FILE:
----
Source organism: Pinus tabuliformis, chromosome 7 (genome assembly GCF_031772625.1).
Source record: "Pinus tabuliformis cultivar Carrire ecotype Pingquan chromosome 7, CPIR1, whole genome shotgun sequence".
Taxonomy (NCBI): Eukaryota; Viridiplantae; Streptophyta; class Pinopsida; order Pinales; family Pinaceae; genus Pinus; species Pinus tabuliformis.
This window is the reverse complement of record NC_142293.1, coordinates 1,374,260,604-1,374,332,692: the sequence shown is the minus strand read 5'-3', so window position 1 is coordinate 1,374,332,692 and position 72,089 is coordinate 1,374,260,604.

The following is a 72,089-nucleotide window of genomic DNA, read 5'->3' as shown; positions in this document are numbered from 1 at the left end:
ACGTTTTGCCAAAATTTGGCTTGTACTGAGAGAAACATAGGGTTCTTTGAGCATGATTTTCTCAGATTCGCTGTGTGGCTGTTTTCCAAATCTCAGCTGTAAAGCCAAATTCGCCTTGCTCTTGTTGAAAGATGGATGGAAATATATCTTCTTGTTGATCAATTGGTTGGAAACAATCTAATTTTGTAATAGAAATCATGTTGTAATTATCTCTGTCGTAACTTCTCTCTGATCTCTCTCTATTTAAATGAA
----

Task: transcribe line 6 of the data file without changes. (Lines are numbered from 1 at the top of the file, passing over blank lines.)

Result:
ACGTTTTGCCAAAATTTGGCTTGTACTGAGAGAAACATAGGGTTCTTTGAGCATGATTTTCTCAGATTCGCTGTGTGGCTGTTTTCCAAATCTCAGCTGTAAAGCCAAATTCGCCTTGCTCTTGTTGAAAGATGGATGGAAATATATCTTCTTGTTGATCAATTGGTTGGAAACAATCTAATTTTGTAATAGAAATCATGTTGTAATTATCTCTGTCGTAACTTCTCTCTGATCTCTCTCTATTTAAATGAA